Restaurant Review: Basta Pasteria Rethinks Fast-casual | Restaurant Reviews | Salt Lake City Weekly

Restaurant Review: Basta Pasteria Rethinks Fast-casual 

The team behind Sicilia Mia shoots and scores with their new concept.

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When I say the words "fast-casual Italian" I'm guessing the best thought we can muster is that of Fazoli's, the national chain that has long since abandoned the Wasatch Front. Whether you think fondly of Fazoli's or not is your own business, but I do remember asking myself why we didn't have more fast-casual Italian spots around. Whenever I see someone try to attempt this locally, I get a little excited only to find that they've folded after a few months in business. After visiting Basta Pasteria, a new venture from the team behind Sicilia Mia, I think we just might have a winner on our hands—and it's a helluva lot better than Fazoli's ever was.

I'm going to call Basta "fast-casual" because of its service model, but that's where the similarities between this restaurant and a spot like Cafe Rio end. The space itself is a low-key dream of minimalist style where a lone Vespa beneath giant neon signage greets diners in the entry. After checking out the menu, you can't help but notice the action behind the counter, where piles and piles of housemade pasta are being prepared before your eyes.

Even the understated gallery wall that features portraits of beautiful people eating beautiful pasta reflects a sense of style that you just don't see at other fast-casual spots. This adherence to a well-defined style also applies to the service at Basta, which is much more friendly and considerate than you'd get at your average fast-casual joint. Oh, and did I mention they serve wine? Yeah, score another one for this place.

The current menu includes some heavy hitters in the world of pasta. First up, you've got your fettuccine, showcased very nicely in the Fettuccine Parma ($15), a ramped-up, parm-forward take on your favorite alfredo recipe. Then you've got your rigatoni, which is a savory delight when served up in the Rigatoni Vodka ($17) with some fresh Calabrian 'Nduja sausage. Moving on, you've got your pappardelle, whose must-try dish is found in the unctuous richness of the Pappardelle Ragu ($18).

For my money, however, gnocchi will always have the key to my cuore Italiano. It was the Gnocchi Pesto ($14) that truly gave me pause during my visit, though you can also get its textural embrace in the Gnocchi Sorrentino ($15) with a creamy tomato sauce. But back to that marvelous pesto. It's a sauce that has always enchanted me; how can something this good be so simple? Anyone with a food processor can make pesto and have it turn out at least halfway decent. But when you get pesto like the kind they're serving out at Basta—the kind that makes the back of your knees start to give out as soon as it hits your tongue—you realize how hard simplicity actually is.

So yes, the star of this dish is the pesto. If you're feeling a little crazy, go ahead and add a chunk of creamy burrata ($5) to the party; if you're feeling a lot crazy, get some truffle ($25) on there as well. As great as the sauce is, however, let's take care not to overlook the gnocchi here. I always complain that, when you order gnocchi at most Italian restaurants, they only give you like five of them. Just because they're not long and noodly, they think they can stiff you on the quantity, and frankly this pisses me off. I'm happy to say you get plenty of perfectly prepared gnocchi with your order at Basta, so it will remain on my short list of Italian places that don't skimp on my most beloved of pastas.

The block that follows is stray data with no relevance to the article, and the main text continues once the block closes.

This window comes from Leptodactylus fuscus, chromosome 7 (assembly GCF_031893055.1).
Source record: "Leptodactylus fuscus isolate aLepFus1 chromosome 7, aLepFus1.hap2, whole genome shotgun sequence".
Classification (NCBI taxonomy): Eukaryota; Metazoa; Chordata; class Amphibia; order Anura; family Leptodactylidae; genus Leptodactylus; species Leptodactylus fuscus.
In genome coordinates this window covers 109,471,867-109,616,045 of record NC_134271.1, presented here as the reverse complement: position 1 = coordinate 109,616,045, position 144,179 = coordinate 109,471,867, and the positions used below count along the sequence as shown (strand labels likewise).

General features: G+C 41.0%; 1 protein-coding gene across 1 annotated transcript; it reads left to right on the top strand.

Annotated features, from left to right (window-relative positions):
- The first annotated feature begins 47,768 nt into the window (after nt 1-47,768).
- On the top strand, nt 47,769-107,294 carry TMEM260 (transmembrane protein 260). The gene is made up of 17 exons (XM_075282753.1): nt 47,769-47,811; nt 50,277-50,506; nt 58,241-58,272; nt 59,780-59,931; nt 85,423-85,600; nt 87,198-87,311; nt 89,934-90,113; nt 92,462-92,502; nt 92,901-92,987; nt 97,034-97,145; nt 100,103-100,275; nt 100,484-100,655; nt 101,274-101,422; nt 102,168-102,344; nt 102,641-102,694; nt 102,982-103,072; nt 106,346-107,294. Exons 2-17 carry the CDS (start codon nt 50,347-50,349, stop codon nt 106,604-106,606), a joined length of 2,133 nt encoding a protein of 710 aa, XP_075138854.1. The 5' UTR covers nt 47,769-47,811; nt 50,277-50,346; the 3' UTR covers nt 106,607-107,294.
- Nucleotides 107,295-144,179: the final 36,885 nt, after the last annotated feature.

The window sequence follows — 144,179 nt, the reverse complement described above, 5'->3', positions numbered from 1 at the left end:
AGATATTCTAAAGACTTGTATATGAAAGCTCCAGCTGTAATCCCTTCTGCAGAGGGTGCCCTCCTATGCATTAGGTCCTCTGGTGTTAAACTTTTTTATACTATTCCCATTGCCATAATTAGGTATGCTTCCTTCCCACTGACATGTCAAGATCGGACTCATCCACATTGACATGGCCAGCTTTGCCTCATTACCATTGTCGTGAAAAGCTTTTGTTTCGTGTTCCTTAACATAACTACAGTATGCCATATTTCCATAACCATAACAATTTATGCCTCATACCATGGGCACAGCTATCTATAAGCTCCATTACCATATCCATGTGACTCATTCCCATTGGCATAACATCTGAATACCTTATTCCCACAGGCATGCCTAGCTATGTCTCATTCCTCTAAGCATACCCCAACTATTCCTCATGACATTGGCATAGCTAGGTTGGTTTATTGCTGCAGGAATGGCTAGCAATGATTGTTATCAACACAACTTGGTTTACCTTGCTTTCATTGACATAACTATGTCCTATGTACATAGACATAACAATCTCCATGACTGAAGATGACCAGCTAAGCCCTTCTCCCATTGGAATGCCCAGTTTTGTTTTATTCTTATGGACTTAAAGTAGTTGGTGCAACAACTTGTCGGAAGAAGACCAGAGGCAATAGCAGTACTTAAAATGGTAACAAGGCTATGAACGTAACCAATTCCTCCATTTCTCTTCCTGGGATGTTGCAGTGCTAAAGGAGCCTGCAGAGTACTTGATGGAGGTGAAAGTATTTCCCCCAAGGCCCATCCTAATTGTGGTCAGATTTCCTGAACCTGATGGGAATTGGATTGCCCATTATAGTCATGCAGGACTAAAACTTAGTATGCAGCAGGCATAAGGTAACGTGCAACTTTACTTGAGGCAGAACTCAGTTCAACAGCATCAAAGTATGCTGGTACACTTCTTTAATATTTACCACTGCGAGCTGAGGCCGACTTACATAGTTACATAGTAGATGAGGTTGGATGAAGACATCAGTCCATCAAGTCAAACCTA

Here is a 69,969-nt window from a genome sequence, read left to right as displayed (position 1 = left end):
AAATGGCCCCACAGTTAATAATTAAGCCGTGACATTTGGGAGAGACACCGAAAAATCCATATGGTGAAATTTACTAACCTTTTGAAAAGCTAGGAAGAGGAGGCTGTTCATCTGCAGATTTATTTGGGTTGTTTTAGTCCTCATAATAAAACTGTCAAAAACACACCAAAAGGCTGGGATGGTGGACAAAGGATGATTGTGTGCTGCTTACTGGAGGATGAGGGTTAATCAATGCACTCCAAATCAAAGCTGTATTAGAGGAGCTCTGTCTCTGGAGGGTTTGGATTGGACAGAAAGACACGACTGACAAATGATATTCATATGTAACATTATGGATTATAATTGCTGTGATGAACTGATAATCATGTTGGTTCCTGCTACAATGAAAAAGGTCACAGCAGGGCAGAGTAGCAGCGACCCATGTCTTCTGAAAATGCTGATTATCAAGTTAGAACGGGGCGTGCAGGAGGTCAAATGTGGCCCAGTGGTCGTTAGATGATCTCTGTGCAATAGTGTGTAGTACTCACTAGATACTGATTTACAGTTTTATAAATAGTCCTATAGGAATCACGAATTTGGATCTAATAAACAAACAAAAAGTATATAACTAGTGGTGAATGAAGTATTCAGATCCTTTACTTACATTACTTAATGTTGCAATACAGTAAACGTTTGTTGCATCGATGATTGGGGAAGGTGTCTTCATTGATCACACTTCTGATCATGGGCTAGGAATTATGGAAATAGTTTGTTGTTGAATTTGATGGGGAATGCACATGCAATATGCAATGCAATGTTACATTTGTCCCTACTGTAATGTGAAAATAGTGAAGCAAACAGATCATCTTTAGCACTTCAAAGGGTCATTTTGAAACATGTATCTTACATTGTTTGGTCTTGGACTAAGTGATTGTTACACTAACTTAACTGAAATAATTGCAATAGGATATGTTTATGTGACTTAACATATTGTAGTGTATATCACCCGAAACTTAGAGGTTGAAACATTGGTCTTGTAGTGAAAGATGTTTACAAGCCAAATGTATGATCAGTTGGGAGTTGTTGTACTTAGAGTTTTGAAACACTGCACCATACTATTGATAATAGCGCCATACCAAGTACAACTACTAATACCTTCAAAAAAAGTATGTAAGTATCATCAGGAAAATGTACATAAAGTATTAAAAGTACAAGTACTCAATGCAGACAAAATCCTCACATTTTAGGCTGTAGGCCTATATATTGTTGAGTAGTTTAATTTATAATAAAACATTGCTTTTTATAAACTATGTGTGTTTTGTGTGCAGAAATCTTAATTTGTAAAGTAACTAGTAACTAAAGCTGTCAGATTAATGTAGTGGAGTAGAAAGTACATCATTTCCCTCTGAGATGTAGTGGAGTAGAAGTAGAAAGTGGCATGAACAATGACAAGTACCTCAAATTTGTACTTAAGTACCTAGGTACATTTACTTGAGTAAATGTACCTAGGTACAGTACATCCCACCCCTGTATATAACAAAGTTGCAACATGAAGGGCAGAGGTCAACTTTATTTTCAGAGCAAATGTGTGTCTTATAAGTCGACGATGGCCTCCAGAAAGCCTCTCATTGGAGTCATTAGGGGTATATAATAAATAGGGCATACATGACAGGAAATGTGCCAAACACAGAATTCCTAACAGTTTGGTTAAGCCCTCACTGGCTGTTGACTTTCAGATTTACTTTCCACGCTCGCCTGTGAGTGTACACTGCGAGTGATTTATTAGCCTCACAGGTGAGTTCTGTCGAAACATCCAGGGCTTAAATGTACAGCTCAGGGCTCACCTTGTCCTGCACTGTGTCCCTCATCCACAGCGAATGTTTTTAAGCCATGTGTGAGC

If you visit Basta, you should definitely be trying one of their signature pasta dishes. However, if you want to venture out of that territory, their pizza and sides menu does a great job keeping up. The classic Margherita ($10) is an excellent baseline, and tastes like something you might enjoy at a riverside market watching the lazy current of the Arno drift through Florence. Those after something a little more unconventional on their pizza menu will dig the Basta Originale ($10), which has a funky mix of gorgonzola and salami.

On the side, I can definitely recommend the freshly-made meatballs ($10) that come piled high in a bath of marinara. They're great additions to any dish, and I won't tell anyone if you plop them right in with your pasta. The house focaccia ($6) is baked onsite, and it's fantastic; the difference between focaccia right out of the oven and really any other version of this soulful Italian bread is staggering.

I know that Basta will be described as fast-casual pretty much everywhere online, but I don't think that appellation is necessarily accurate. Fast-casual has come to represent dining that is in a league just above the drive-through outfits, and that's simply not the quality of food you're getting at Basta. I am not quite sure how the team manages to prepare and serve food that punches so far above its weight, but I hope they keep doing it for a long time.

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